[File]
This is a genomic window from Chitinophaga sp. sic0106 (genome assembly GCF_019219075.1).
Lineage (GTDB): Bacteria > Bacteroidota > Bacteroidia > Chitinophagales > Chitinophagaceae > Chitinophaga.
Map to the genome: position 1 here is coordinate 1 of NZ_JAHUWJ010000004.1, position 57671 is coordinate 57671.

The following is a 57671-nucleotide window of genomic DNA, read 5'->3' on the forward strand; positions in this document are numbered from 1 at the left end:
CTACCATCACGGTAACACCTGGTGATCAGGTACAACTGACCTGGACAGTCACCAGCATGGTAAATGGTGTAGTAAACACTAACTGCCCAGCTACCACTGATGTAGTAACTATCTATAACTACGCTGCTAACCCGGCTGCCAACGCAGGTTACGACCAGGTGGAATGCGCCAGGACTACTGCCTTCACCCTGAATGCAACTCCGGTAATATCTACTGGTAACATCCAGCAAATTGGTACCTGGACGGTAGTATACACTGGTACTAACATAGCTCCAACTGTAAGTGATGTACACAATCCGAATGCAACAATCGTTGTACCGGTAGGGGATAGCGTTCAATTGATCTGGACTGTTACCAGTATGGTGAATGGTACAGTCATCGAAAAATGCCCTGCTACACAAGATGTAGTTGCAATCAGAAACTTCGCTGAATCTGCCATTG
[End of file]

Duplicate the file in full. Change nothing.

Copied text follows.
This is a genomic window from Chitinophaga sp. sic0106 (genome assembly GCF_019219075.1).
Lineage (GTDB): Bacteria > Bacteroidota > Bacteroidia > Chitinophagales > Chitinophagaceae > Chitinophaga.
Map to the genome: position 1 here is coordinate 1 of NZ_JAHUWJ010000004.1, position 57671 is coordinate 57671.

The following is a 57671-nucleotide window of genomic DNA, read 5'->3' on the forward strand; positions in this document are numbered from 1 at the left end:
CTACCATCACGGTAACACCTGGTGATCAGGTACAACTGACCTGGACAGTCACCAGCATGGTAAATGGTGTAGTAAACACTAACTGCCCAGCTACCACTGATGTAGTAACTATCTATAACTACGCTGCTAACCCGGCTGCCAACGCAGGTTACGACCAGGTGGAATGCGCCAGGACTACTGCCTTCACCCTGAATGCAACTCCGGTAATATCTACTGGTAACATCCAGCAAATTGGTACCTGGACGGTAGTATACACTGGTACTAACATAGCTCCAACTGTAAGTGATGTACACAATCCGAATGCAACAATCGTTGTACCGGTAGGGGATAGCGTTCAATTGATCTGGACTGTTACCAGTATGGTGAATGGTACAGTCATCGAAAAATGCCCTGCTACACAAGATGTAGTTGCAATCAGAAACTTCGCTGAATCTGCCATTG